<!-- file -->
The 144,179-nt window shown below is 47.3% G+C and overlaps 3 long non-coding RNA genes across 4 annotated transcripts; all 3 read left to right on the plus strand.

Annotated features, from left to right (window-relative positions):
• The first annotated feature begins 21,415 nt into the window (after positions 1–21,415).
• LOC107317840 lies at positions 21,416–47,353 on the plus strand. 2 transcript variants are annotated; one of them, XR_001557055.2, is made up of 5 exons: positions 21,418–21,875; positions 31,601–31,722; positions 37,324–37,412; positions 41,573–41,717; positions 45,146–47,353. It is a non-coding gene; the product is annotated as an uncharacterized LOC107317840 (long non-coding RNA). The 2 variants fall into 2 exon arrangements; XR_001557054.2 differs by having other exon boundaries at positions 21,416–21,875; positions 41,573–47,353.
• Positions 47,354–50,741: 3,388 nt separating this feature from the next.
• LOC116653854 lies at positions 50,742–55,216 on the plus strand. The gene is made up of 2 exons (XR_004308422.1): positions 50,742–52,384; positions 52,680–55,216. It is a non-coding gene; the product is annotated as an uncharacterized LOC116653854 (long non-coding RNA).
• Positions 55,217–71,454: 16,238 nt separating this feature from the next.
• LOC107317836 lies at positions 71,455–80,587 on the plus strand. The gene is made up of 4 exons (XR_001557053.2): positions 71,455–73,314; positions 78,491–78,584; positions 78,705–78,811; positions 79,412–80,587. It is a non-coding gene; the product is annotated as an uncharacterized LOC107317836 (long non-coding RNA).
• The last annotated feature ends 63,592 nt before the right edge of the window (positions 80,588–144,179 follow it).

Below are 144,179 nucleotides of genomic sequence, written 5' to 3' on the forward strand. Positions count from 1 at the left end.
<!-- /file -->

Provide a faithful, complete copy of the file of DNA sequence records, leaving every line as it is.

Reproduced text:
The 144,179-nt window shown below is 47.3% G+C and overlaps 3 long non-coding RNA genes across 4 annotated transcripts; all 3 read left to right on the plus strand.

Annotated features, from left to right (window-relative positions):
• The first annotated feature begins 21,415 nt into the window (after positions 1–21,415).
• LOC107317840 lies at positions 21,416–47,353 on the plus strand. 2 transcript variants are annotated; one of them, XR_001557055.2, is made up of 5 exons: positions 21,418–21,875; positions 31,601–31,722; positions 37,324–37,412; positions 41,573–41,717; positions 45,146–47,353. It is a non-coding gene; the product is annotated as an uncharacterized LOC107317840 (long non-coding RNA). The 2 variants fall into 2 exon arrangements; XR_001557054.2 differs by having other exon boundaries at positions 21,416–21,875; positions 41,573–47,353.
• Positions 47,354–50,741: 3,388 nt separating this feature from the next.
• LOC116653854 lies at positions 50,742–55,216 on the plus strand. The gene is made up of 2 exons (XR_004308422.1): positions 50,742–52,384; positions 52,680–55,216. It is a non-coding gene; the product is annotated as an uncharacterized LOC116653854 (long non-coding RNA).
• Positions 55,217–71,454: 16,238 nt separating this feature from the next.
• LOC107317836 lies at positions 71,455–80,587 on the plus strand. The gene is made up of 4 exons (XR_001557053.2): positions 71,455–73,314; positions 78,491–78,584; positions 78,705–78,811; positions 79,412–80,587. It is a non-coding gene; the product is annotated as an uncharacterized LOC107317836 (long non-coding RNA).
• The last annotated feature ends 63,592 nt before the right edge of the window (positions 80,588–144,179 follow it).

Below are 144,179 nucleotides of genomic sequence, written 5' to 3' on the forward strand. Positions count from 1 at the left end.